One other thing to keep in mind: this will be a more difficult atmosphere to play in on the road compared to Stanford. I’ll be interested to see how K-State’s offensive line plays against a unique West Virginia defense in a tough environment to play.

Stanton: Kansas State did a better job in the penalty department against Missouri State than the previous two weeks, I emphasized that last week as the most important thing for K-State to improve on. I still want to see the Wildcats do it consistently before I’m convinced that they have recalibrated back to Bill Snyder, penalty free, football.

Looking forward to West Virginia one of the keys to victory for K-State will be staying out of obvious passing situations on third down. West Virginia has held their opponents to less than a 50% conversion rate on 3rd down in 27 of the last 28 games they have played, the majority of those games holding opponents to closer to 30%. The reason for their success, I believe, is the defensive scheme the Mountaineers’ secondary will run in obvious passing situations called “Cover 3 Cloud.” It’s a defense that is very difficult to pass against because it combines principles from multiple pass coverages, but it commits so many defenders to the zone coverage that it can only be used effectively when the defense knows the offense must pass. Cloud coverage forces receivers to find holes in the secondary and stay disciplined enough to maintain spacing to influence defenders to open up passing lanes for their fellow wide receivers.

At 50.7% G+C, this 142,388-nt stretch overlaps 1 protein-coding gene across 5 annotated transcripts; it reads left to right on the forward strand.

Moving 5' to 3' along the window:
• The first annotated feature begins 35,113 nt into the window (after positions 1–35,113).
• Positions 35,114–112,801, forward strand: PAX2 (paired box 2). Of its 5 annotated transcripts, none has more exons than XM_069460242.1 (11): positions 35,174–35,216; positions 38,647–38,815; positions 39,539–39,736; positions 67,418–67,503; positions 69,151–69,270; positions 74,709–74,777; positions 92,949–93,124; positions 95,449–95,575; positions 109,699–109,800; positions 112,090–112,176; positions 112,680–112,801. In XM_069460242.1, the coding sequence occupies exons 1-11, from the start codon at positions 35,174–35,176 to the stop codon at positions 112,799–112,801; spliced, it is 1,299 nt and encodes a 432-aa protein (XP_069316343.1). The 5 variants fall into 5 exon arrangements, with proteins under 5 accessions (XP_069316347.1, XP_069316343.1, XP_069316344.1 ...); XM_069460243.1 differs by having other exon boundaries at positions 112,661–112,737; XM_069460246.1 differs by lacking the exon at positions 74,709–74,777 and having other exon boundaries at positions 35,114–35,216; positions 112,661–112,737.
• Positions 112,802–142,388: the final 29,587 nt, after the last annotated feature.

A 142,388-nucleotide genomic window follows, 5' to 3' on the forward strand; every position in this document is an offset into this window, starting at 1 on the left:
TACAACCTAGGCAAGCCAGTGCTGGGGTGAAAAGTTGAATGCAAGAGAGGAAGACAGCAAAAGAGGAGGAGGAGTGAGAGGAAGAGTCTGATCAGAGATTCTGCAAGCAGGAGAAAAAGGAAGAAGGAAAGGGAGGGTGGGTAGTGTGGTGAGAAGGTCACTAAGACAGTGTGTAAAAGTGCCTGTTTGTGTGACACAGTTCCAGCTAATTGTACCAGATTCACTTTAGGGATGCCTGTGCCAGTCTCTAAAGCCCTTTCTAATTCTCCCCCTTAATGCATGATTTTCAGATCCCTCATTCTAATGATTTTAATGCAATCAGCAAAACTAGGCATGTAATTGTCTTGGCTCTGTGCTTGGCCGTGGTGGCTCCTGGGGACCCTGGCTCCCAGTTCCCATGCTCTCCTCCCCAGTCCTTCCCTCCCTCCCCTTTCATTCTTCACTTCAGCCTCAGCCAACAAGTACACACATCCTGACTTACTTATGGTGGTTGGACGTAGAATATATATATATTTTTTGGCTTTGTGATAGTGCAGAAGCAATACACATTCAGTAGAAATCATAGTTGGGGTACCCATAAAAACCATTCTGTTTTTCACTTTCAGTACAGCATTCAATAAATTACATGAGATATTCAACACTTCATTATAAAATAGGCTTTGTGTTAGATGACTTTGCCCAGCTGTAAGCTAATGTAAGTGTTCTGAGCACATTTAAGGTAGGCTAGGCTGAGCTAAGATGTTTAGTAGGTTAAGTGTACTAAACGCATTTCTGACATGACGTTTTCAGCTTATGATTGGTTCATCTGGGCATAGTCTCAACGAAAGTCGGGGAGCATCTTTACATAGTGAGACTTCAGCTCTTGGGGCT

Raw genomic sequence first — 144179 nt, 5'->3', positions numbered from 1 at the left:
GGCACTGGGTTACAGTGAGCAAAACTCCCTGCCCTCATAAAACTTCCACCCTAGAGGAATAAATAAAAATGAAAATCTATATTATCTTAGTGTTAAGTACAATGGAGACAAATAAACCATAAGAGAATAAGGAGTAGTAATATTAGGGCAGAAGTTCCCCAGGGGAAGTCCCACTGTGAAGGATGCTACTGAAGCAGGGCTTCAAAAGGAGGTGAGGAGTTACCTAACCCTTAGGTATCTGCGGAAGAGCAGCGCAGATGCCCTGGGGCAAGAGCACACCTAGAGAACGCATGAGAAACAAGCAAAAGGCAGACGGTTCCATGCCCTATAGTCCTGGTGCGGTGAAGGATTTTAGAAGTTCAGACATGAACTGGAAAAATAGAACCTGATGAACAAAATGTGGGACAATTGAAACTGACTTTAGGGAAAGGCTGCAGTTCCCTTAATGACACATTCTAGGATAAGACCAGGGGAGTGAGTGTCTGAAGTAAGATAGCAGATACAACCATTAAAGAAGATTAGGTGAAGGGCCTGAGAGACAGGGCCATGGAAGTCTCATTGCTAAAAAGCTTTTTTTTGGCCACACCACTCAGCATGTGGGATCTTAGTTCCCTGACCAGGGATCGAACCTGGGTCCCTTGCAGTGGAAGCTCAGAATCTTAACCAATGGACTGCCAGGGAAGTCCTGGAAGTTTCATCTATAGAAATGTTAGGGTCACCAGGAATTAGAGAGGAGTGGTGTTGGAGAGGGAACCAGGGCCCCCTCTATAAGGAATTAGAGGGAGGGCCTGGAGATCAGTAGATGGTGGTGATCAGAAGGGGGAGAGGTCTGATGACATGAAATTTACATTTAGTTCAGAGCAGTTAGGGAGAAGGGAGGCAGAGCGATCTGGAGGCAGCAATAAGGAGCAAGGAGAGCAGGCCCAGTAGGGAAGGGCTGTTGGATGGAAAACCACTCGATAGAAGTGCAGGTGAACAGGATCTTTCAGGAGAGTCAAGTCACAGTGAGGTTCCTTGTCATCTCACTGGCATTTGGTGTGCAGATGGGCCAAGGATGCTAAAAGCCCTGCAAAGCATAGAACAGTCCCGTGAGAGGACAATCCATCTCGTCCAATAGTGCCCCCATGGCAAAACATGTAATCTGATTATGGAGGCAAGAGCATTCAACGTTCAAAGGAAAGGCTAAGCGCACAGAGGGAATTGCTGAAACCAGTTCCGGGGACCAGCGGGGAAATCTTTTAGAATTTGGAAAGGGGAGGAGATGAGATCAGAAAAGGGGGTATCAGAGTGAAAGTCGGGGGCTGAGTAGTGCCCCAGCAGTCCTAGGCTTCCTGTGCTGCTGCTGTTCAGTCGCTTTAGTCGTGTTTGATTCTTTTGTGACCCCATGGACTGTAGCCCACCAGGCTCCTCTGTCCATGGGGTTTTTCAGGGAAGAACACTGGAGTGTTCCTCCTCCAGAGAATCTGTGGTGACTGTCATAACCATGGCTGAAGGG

The best way to beat this coverage is to stay out of situations where the Mountaineers can use it. This week K-State needs to be good on 1st and 2nd down, keeping them in 3rd and short to medium situations, so when the offense does get to third down Jesse Ertz and Dana Dimel can keep West Virginia on their toes, not knowing if the Wildcats will run or pass. Listen to our show this weekend where I will break down Cover 3 Cloud with more specifics.

John: It’s really tough to say that there’s something specific they need to improve on right now. They’ve been great the last two weeks in just about every category. It’s going to be a matter of making all of those good things happen against a quality Big 12 opponent on the road.